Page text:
E_L = -12;                              # Energy of L shell for platinum, keV
E_M = -3 ;                              # Energy of M shell for platinum, keV

#Calculation

E_K_alpha = E_L - E_K;                  # Energy of K_alpha line, keV
E_K_beta = E_M - E_K;          # Energy of K_beta line, keV
# We have E = h*f, where f = c/Lambda this implies E = h*c/lambda
# Solving for Lambda
# Lambda = h*c/E
lambda_K_alpha = h*c/(E_K_alpha*e*1e+03);# Wavelength of K_alpha line, metre
lambda_K_beta = h*c/(E_K_beta*e*1e+03); # Wavelength of K_beta line, metre

#Result

print"\nThe wavelength of K_alpha line ="
print round(lambda_K_alpha/(1*10**-10),2),"angstrom"
print"\nThe wavelength of K_beta line  ="
print round(lambda_K_beta/(1*10**-10),2),"angstrom"


The wavelength of K_alpha line =
0.19 angstrom

The wavelength of K_beta line  =
0.17 angstrom


## Exa 8.4¶

In [4]:
from __future__ import division
import math
# PythonCode Ex8.4 Calculation of atomic number of
#an unknown element Page-255 (2010)

#Variable declaration

lambda_Pt = 1.321e-010; # Wavelength of L_alpha line of Pt, m
Z_Pt = 78; # Atomic number of platinum
b = 7.4; # Constant
lambda_x = 4.174e-010; # Wavelength of unknown element, m

#Calculation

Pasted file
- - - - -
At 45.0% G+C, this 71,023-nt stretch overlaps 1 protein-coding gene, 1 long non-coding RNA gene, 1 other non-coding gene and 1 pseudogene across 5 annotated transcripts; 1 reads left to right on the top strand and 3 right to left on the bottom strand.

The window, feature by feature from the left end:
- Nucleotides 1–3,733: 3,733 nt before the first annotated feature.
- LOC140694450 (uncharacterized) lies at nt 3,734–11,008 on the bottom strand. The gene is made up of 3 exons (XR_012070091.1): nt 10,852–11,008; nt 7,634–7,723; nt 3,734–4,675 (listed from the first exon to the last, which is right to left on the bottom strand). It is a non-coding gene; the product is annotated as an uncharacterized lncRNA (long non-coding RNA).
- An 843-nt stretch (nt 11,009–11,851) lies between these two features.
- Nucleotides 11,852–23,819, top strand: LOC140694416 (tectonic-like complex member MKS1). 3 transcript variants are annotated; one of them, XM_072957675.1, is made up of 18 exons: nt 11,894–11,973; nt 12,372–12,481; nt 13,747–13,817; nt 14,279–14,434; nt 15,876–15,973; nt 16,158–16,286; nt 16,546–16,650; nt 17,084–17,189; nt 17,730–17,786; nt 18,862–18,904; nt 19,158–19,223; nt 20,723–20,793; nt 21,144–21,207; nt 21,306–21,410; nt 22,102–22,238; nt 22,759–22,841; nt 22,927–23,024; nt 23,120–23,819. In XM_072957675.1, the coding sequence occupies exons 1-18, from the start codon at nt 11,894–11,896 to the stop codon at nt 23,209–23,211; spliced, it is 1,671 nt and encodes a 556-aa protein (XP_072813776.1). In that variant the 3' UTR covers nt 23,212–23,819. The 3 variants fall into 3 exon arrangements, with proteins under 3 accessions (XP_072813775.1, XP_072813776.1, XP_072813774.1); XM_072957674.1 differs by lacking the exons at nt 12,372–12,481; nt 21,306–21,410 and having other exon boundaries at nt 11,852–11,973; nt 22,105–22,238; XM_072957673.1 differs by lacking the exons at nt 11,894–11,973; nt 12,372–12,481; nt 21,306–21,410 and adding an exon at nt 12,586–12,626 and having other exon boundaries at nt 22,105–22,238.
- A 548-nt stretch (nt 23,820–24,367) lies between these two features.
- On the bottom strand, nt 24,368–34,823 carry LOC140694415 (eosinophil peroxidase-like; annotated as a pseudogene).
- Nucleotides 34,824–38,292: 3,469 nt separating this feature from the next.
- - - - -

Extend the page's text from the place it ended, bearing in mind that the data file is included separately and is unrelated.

# We have f = [a*(Z-b)]**2 (Moseley's law)
# As f_Pt = c/lambda_Pt = [a*(Z_Pt-b)]**2
# Similarly f_x = c/lambda_x = [a*(Z_x-b)]**2
# Dividing f_Pt by f_x and solving for x
Z_x = b + (lambda_Pt/lambda_x)**0.5*(Z_Pt-b);# Atomic number of unknown element

#Result

print"\nThe atomic number of unknown element = ", round(Z_x,2)

The atomic number of unknown element =  47.12


## Exa 8.5¶

In [5]:
from __future__ import division
import math
# Python Code Ex8.5 Calculation of wavelength of copper
#using Moseley's law Page-256 (2010)

#Variable declaration

c = 3.0e+08;                           # Speed of light, m/s
lambda_W = 210e-010;                    # Wavelength of K_alpha line of W, m
Z_W = 74;                               # Atomic number of tungsten
Z_Cu = 29;                              # Atomic number of copper
b = 1;                                  # Constant for K-series

#Calculation

# f_W = c/lambda_W = (a*73)**2, The frequency K_alpha line for tungsten, Hz
# f_Cu = c/lambda_Cu = (a*28)**2, The frequency K_alpha line for copper, Hz
# Dividing f_W by f_Cu and solving for lambda_Cu
lambda_Cu = ((Z_W-b)/(Z_Cu-b))**2*lambda_W;# Wavelength of K_alpha line of Cu,m

#Result

print"\nThe wavelength of K_alpha line of copper ="
print round(lambda_Cu/(1*10**-10),2)," angstrom", ;


The wavelength of K_alpha line of copper =
1427.41  angstrom